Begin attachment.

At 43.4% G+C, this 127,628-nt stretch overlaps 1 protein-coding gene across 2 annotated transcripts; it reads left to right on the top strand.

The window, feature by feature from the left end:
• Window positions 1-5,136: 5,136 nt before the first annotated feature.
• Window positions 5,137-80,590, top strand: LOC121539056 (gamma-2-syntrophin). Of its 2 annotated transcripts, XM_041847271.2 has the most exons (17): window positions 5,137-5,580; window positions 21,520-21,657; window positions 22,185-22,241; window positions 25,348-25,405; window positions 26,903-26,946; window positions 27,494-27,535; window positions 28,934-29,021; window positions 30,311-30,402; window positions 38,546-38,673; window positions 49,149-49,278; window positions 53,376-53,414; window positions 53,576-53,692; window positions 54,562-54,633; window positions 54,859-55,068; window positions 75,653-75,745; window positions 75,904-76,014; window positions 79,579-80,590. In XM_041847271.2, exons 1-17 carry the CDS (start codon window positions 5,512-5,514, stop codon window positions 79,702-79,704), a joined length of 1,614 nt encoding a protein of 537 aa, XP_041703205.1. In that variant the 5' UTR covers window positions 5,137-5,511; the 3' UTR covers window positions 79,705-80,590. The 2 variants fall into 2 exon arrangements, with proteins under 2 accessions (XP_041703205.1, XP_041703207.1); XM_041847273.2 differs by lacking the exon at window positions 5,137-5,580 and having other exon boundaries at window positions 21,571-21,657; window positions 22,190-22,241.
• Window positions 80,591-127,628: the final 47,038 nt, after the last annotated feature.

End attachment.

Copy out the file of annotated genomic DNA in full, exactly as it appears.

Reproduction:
At 43.4% G+C, this 127,628-nt stretch overlaps 1 protein-coding gene across 2 annotated transcripts; it reads left to right on the top strand.

The window, feature by feature from the left end:
• Window positions 1-5,136: 5,136 nt before the first annotated feature.
• Window positions 5,137-80,590, top strand: LOC121539056 (gamma-2-syntrophin). Of its 2 annotated transcripts, XM_041847271.2 has the most exons (17): window positions 5,137-5,580; window positions 21,520-21,657; window positions 22,185-22,241; window positions 25,348-25,405; window positions 26,903-26,946; window positions 27,494-27,535; window positions 28,934-29,021; window positions 30,311-30,402; window positions 38,546-38,673; window positions 49,149-49,278; window positions 53,376-53,414; window positions 53,576-53,692; window positions 54,562-54,633; window positions 54,859-55,068; window positions 75,653-75,745; window positions 75,904-76,014; window positions 79,579-80,590. In XM_041847271.2, exons 1-17 carry the CDS (start codon window positions 5,512-5,514, stop codon window positions 79,702-79,704), a joined length of 1,614 nt encoding a protein of 537 aa, XP_041703205.1. In that variant the 5' UTR covers window positions 5,137-5,511; the 3' UTR covers window positions 79,705-80,590. The 2 variants fall into 2 exon arrangements, with proteins under 2 accessions (XP_041703205.1, XP_041703207.1); XM_041847273.2 differs by lacking the exon at window positions 5,137-5,580 and having other exon boundaries at window positions 21,571-21,657; window positions 22,190-22,241.
• Window positions 80,591-127,628: the final 47,038 nt, after the last annotated feature.